South Africa's first black president, Nelson Mandela, may be leaving the hospital and celebrating his 95th birthday from home on Thursday.
Mandela, who became South Africa's first black president in 1994, fought to end apartheid for 67 years, 27 which were spent in prison. On June 8, he was hospitalized due to recurring lung infections that developed during his 27 years in prison, and three weeks ago he seemed at death's door. The media even reported that Mandela had fallen into a "permanent vegetative state" and his family had been advised to switch off his life support. As of Wednesday, on the eve of his 95th birthday, Mandela's health is not only in stable condition, but he may be leaving the hospital soon to celebrate his 95th birthday from home.
While Mandela remains in critical condition, his health has improved dramatically. According to his daughter Zindzi Mandela, he has been watching television with his headphones on in the hospital and regaining energy and strength. In an interview with Sky TV, Zindzi said, "He gave us a huge smile and raised his hand"; although he is still unable to speak. "He responds with his eyes and his hands."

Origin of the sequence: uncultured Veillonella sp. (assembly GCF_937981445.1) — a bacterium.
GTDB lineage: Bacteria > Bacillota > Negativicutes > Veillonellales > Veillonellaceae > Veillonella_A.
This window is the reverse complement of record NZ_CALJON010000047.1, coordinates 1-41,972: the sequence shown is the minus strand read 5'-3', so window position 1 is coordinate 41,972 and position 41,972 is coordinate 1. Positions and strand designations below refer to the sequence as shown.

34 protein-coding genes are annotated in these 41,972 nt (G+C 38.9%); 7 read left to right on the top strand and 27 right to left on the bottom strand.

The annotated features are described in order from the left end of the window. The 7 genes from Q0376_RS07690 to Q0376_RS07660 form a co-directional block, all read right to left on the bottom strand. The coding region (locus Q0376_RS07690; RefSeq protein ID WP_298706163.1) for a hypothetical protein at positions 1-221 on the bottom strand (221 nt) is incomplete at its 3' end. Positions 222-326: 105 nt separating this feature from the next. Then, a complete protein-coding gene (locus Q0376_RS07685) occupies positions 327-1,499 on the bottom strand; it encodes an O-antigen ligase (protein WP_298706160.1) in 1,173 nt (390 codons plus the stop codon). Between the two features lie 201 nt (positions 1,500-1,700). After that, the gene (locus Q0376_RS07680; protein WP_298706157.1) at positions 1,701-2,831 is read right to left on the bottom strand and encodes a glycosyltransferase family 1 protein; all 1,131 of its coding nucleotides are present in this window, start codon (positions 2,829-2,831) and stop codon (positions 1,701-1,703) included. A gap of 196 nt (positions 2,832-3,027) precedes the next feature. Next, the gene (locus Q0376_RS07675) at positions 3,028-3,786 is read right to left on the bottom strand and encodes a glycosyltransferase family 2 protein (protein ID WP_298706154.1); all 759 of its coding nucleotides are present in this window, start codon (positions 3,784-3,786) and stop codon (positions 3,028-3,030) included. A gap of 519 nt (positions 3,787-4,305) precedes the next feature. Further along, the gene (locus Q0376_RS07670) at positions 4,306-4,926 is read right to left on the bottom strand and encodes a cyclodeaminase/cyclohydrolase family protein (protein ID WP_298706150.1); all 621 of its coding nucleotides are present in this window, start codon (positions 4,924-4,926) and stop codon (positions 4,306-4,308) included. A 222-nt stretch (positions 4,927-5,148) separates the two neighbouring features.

Today, celebrities around the world are voicing their appreciation for Mandela and preparing to celebrate Mandela Day tomorrow. Mandela explained in a video clip that Mandela Day is much more than just his birthday. It is "a day devoted to service. It is our hope that people will dedicate their time and effort to improve the conditions within their own community."
South Africans have been preparing a huge birthday celebration for him, filled with singing, a big birthday card, and artistic works. Many have also prepared to donate 67 minutes of their day to community service, one for each year that Mandela gave to South Africans.
Mandela has been an inspiration to individuals around the world and continues to be an inspiration even as he is hospitalized. Since his hospitalization in early June, he has received thousands of flowers and letters thanking him for his strength and commitment to fighting for racial equality. Families have visited him at the hospital to pray, read letters, sing songs, and talk to him. And this week, with reports of his release from the hospital, Mandela once again represents hope to South Africans and to the rest of the world.